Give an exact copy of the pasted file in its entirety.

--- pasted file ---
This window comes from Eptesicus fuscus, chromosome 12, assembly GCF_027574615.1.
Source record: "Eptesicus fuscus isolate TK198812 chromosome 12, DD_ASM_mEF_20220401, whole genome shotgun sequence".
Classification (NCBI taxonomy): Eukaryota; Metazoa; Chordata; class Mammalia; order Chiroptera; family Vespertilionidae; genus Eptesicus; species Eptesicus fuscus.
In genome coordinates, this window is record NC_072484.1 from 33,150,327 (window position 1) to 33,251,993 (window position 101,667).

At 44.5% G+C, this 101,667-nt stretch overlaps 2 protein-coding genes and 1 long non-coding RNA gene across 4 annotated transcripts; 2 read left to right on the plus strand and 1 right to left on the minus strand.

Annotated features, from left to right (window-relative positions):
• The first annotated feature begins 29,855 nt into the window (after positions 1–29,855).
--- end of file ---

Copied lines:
This window comes from Eptesicus fuscus, chromosome 12, assembly GCF_027574615.1.
Source record: "Eptesicus fuscus isolate TK198812 chromosome 12, DD_ASM_mEF_20220401, whole genome shotgun sequence".
Classification (NCBI taxonomy): Eukaryota; Metazoa; Chordata; class Mammalia; order Chiroptera; family Vespertilionidae; genus Eptesicus; species Eptesicus fuscus.
In genome coordinates, this window is record NC_072484.1 from 33,150,327 (window position 1) to 33,251,993 (window position 101,667).

At 44.5% G+C, this 101,667-nt stretch overlaps 2 protein-coding genes and 1 long non-coding RNA gene across 4 annotated transcripts; 2 read left to right on the plus strand and 1 right to left on the minus strand.

Annotated features, from left to right (window-relative positions):
• The first annotated feature begins 29,855 nt into the window (after positions 1–29,855).